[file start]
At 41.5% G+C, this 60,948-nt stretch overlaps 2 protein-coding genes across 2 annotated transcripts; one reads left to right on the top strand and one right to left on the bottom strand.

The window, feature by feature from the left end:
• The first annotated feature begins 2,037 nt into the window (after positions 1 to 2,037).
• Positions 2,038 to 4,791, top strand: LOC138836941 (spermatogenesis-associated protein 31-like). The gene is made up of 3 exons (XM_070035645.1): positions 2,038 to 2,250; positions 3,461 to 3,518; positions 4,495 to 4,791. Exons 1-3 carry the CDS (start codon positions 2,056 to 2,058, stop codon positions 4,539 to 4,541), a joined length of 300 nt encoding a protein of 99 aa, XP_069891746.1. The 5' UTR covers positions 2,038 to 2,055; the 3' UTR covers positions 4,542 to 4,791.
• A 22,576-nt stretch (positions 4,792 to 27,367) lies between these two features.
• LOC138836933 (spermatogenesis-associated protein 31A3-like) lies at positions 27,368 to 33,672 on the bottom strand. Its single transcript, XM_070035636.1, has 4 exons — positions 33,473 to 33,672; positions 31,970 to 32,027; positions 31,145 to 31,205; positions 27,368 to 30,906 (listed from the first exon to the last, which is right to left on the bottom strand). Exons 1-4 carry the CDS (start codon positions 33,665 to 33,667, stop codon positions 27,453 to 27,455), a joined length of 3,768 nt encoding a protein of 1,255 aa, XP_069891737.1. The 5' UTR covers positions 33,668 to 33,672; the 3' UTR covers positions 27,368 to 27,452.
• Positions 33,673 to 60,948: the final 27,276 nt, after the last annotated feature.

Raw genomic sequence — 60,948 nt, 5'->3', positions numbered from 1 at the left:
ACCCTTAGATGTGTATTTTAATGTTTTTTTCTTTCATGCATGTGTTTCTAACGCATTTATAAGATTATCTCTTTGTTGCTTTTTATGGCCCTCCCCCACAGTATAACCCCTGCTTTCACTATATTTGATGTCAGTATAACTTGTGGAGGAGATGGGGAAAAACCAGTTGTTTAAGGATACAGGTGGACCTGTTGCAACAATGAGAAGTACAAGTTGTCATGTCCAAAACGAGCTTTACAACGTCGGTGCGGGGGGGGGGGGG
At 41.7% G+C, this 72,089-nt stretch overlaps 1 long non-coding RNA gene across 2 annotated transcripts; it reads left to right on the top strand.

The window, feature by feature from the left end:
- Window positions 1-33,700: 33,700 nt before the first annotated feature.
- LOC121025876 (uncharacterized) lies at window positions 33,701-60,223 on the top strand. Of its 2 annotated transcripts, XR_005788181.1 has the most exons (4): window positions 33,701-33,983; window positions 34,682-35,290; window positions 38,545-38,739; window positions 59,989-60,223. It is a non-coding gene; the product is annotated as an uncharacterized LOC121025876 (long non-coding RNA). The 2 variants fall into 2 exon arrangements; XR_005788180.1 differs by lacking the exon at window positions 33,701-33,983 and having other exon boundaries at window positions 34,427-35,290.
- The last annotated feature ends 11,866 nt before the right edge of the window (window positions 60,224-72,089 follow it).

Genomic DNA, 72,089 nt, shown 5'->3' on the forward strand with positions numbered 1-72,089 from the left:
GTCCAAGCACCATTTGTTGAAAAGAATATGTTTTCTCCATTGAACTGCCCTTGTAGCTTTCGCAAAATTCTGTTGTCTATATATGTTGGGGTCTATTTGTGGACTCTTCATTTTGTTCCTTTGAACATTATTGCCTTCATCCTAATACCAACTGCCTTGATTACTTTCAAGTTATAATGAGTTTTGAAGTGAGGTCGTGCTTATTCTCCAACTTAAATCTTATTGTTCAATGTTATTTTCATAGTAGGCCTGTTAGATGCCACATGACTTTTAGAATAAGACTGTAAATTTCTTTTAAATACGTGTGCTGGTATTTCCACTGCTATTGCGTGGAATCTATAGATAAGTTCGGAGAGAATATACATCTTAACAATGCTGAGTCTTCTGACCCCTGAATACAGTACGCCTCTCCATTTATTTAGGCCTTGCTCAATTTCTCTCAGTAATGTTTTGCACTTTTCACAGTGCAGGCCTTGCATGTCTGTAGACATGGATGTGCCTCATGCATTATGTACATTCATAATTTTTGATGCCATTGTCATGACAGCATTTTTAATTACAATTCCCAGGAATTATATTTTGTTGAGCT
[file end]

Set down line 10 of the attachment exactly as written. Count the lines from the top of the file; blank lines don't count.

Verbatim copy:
At 41.7% G+C, this 72,089-nt stretch overlaps 1 long non-coding RNA gene across 2 annotated transcripts; it reads left to right on the top strand.